The influence of sample selection on the structure of psychopathology symptom networks: An example with alcohol use disorder.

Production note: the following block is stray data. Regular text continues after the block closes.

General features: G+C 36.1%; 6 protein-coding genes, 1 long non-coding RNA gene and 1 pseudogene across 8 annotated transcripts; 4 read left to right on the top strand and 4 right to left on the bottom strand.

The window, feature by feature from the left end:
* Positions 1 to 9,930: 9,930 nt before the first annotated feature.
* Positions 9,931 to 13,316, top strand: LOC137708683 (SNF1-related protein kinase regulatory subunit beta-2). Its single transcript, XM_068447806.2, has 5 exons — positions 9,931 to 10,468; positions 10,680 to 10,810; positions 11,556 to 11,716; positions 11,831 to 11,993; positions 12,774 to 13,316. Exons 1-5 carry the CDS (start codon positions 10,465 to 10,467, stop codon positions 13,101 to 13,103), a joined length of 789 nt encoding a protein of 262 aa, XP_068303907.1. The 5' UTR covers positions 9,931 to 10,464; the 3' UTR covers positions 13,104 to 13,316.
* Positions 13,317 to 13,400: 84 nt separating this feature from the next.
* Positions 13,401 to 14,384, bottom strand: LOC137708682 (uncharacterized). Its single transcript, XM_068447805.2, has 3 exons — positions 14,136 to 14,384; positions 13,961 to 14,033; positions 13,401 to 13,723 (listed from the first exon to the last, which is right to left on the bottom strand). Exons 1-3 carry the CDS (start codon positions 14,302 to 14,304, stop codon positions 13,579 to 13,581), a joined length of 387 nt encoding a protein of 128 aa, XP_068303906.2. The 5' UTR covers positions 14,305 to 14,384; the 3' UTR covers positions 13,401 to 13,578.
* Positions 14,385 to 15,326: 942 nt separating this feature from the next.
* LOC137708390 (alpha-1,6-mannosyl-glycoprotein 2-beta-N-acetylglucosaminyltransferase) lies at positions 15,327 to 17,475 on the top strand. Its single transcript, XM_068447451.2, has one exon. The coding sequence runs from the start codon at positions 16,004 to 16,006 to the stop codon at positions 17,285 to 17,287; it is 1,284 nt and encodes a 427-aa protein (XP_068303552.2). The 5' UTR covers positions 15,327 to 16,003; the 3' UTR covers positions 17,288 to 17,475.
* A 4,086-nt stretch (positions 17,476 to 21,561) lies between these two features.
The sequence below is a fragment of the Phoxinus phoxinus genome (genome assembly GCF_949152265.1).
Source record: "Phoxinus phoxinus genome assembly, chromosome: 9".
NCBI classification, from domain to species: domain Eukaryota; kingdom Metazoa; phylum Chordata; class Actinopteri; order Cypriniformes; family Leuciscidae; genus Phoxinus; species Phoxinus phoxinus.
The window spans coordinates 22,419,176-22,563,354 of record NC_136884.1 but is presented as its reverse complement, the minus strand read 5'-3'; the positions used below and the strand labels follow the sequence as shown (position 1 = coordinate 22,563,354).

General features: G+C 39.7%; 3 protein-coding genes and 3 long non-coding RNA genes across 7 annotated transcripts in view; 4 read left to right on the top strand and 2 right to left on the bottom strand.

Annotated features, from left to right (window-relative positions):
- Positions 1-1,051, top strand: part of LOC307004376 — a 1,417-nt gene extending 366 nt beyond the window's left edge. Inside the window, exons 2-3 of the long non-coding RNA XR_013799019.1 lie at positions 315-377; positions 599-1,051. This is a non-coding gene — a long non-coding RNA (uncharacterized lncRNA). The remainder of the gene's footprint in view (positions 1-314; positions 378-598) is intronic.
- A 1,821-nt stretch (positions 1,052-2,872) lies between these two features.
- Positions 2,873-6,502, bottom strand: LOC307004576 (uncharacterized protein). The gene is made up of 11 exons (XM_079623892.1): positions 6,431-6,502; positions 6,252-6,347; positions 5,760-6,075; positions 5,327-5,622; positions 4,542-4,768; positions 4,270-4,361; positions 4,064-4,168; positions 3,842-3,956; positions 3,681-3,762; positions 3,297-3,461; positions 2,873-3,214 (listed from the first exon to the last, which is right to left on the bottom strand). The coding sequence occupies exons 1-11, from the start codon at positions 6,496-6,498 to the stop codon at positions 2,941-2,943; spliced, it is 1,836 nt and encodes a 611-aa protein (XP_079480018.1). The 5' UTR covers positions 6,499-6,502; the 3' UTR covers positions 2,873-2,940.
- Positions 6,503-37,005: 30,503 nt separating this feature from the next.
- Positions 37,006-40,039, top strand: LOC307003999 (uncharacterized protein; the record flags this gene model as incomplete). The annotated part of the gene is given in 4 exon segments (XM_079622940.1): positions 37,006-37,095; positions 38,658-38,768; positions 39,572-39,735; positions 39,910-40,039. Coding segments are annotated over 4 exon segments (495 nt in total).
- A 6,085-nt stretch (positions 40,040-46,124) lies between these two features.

Increasingly, the structure of mental disorders has been studied in the form of a network, characterizing how symptoms or criteria interact with and influence each other. Many studies of psychiatric symptoms and diagnostic criteria employ community or population-based surveys using co-occurrence of the symptoms/criteria to form the networks. However, given the overall low prevalence rates of mental disorders and their symptoms in the general population, most of those surveyed may not exhibit or endorse any symptoms and yet are often included in network analyses. Consequently, because network models are built on associations between symptoms/criteria, much of the observed variability is driven by individuals who are asymptomatic. Using data from the National Epidemiological Survey of Alcohol and Related Conditions (NESARC) Wave 2 and NESARC-III, we explore the effect of these “asymptomatic” observations on the estimated relations among diagnostic criteria of alcohol use disorder to determine the effects of such observations on estimated networks. We do so using the eLasso tool, as well as with traditional measures of correlation between binary variables (the Φ coefficient and odds ratio). We find that when the proportion of asymptomatic individuals are systematically culled from the sample, the estimated pairwise relations are often significantly affected, even changing signs in some cases. Our findings indicate that researchers should carefully consider the population(s) included in their sample and the implications it has on their interpretations of pairwise similarity estimates and resulting generalizability and reproducibility of estimates of network structures. (PsycINFO Database Record (c) 2019 APA, all rights reserved)